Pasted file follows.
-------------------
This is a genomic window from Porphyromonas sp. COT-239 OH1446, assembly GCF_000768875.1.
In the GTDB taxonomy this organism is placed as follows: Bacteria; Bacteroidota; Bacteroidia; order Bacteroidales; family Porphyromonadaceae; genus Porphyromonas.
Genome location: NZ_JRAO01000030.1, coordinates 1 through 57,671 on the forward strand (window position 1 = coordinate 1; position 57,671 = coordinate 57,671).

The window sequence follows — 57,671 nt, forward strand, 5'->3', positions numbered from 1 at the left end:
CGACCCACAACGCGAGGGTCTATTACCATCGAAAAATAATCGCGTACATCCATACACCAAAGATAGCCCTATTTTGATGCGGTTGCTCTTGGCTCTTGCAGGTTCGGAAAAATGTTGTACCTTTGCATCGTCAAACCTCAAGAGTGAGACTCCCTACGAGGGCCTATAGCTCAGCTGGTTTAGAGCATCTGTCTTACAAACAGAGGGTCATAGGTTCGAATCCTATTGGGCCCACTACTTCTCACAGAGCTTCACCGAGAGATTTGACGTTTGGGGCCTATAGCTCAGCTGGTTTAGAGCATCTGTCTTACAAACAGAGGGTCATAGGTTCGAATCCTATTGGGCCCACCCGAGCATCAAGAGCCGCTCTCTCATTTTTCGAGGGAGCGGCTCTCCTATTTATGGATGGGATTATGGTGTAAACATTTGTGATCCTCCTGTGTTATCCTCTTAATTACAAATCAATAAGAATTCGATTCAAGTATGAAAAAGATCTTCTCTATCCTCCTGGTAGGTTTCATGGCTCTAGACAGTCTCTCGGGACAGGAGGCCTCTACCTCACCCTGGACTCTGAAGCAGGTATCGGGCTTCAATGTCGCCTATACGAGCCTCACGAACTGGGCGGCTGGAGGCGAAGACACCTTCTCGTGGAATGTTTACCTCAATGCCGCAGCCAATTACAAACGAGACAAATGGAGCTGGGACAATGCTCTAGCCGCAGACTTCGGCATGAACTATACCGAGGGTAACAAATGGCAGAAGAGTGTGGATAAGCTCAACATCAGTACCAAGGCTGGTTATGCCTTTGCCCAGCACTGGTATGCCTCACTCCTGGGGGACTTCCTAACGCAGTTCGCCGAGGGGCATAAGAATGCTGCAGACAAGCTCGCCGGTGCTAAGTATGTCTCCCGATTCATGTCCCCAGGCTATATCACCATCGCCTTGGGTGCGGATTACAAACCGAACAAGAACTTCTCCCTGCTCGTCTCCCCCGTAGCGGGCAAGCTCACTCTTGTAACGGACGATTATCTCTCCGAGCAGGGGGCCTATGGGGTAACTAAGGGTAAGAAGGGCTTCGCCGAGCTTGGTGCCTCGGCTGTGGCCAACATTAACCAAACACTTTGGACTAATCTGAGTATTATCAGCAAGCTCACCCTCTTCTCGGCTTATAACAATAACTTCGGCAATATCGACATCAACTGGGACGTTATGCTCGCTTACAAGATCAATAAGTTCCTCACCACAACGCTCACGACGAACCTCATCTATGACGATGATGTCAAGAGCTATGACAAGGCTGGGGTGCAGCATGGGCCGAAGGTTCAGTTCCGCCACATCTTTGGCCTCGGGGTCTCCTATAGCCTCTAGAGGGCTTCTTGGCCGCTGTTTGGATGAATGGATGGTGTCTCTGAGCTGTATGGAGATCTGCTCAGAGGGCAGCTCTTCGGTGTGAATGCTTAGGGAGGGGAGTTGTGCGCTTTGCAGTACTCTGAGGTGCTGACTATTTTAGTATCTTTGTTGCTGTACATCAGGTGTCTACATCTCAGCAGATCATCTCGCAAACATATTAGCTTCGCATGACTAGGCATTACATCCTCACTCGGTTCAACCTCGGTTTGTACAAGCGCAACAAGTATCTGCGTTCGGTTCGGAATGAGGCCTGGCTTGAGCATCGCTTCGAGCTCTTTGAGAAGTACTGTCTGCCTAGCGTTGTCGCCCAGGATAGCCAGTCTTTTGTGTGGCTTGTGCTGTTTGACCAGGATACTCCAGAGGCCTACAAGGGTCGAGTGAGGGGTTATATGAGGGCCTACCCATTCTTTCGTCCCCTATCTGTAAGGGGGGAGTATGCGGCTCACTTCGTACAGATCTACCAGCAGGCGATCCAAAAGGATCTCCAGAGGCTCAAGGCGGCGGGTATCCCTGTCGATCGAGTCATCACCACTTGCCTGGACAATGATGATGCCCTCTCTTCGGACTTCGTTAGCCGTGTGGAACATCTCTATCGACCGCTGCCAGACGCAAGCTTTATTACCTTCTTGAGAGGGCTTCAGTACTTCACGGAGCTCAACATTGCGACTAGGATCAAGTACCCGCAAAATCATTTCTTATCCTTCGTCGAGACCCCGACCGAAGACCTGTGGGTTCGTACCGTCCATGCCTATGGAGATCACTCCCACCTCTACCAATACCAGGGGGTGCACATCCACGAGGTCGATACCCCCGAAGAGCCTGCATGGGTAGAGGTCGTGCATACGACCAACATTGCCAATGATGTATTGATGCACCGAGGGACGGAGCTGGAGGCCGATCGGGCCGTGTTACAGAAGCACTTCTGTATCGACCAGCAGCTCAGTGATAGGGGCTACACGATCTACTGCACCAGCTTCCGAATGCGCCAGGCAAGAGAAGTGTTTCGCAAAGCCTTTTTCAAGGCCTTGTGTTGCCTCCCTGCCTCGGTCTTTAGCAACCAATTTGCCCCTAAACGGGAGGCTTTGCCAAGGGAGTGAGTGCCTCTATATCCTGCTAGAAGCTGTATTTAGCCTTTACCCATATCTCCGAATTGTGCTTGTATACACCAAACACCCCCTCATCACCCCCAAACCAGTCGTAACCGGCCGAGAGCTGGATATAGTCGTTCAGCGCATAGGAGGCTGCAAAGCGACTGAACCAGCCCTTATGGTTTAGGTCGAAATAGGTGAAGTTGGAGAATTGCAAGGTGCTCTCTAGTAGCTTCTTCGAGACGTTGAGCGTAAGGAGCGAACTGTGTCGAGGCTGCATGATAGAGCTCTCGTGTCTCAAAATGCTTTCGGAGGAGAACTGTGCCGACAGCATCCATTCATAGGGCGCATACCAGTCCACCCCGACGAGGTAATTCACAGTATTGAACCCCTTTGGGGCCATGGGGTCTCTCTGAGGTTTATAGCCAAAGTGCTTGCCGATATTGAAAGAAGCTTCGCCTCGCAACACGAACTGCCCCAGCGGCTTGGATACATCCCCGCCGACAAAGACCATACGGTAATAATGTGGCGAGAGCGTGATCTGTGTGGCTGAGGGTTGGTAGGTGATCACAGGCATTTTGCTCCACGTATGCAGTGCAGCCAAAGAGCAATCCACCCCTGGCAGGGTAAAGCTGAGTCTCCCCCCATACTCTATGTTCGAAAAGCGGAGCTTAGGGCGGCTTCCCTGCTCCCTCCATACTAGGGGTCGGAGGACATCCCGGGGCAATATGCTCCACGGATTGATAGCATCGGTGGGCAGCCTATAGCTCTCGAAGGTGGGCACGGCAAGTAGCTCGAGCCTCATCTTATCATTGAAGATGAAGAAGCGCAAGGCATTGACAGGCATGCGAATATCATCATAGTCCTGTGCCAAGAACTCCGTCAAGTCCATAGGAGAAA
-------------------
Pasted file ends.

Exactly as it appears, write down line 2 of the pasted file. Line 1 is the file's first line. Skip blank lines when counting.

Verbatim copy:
In the GTDB taxonomy this organism is placed as follows: Bacteria; Bacteroidota; Bacteroidia; order Bacteroidales; family Porphyromonadaceae; genus Porphyromonas.